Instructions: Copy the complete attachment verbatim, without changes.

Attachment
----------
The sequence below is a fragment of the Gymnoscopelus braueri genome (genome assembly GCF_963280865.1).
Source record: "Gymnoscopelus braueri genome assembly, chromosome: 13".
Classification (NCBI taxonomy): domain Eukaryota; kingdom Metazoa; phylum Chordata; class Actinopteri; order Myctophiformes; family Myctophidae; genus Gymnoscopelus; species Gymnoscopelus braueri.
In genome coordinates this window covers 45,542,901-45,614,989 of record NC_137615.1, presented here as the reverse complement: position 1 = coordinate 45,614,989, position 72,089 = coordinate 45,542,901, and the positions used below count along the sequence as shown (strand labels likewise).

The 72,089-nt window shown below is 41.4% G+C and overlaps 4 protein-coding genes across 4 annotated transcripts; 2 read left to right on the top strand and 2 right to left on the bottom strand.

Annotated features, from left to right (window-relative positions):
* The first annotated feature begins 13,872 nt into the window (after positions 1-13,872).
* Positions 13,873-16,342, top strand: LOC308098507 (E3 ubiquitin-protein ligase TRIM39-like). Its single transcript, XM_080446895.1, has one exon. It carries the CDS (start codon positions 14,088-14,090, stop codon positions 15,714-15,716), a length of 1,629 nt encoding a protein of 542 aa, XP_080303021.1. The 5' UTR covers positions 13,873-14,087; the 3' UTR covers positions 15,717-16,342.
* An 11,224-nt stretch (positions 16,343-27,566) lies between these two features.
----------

The sequence below is a fragment of the Gymnoscopelus braueri genome (genome assembly GCF_963280865.1).
Source record: "Gymnoscopelus braueri genome assembly, chromosome: 13".
Classification (NCBI taxonomy): domain Eukaryota; kingdom Metazoa; phylum Chordata; class Actinopteri; order Myctophiformes; family Myctophidae; genus Gymnoscopelus; species Gymnoscopelus braueri.
In genome coordinates this window covers 45,542,901-45,614,989 of record NC_137615.1, presented here as the reverse complement: position 1 = coordinate 45,614,989, position 72,089 = coordinate 45,542,901, and the positions used below count along the sequence as shown (strand labels likewise).

The 72,089-nt window shown below is 41.4% G+C and overlaps 4 protein-coding genes across 4 annotated transcripts; 2 read left to right on the top strand and 2 right to left on the bottom strand.

Annotated features, from left to right (window-relative positions):
* The first annotated feature begins 13,872 nt into the window (after positions 1-13,872).
* Positions 13,873-16,342, top strand: LOC308098507 (E3 ubiquitin-protein ligase TRIM39-like). Its single transcript, XM_080446895.1, has one exon. It carries the CDS (start codon positions 14,088-14,090, stop codon positions 15,714-15,716), a length of 1,629 nt encoding a protein of 542 aa, XP_080303021.1. The 5' UTR covers positions 13,873-14,087; the 3' UTR covers positions 15,717-16,342.
* An 11,224-nt stretch (positions 16,343-27,566) lies between these two features.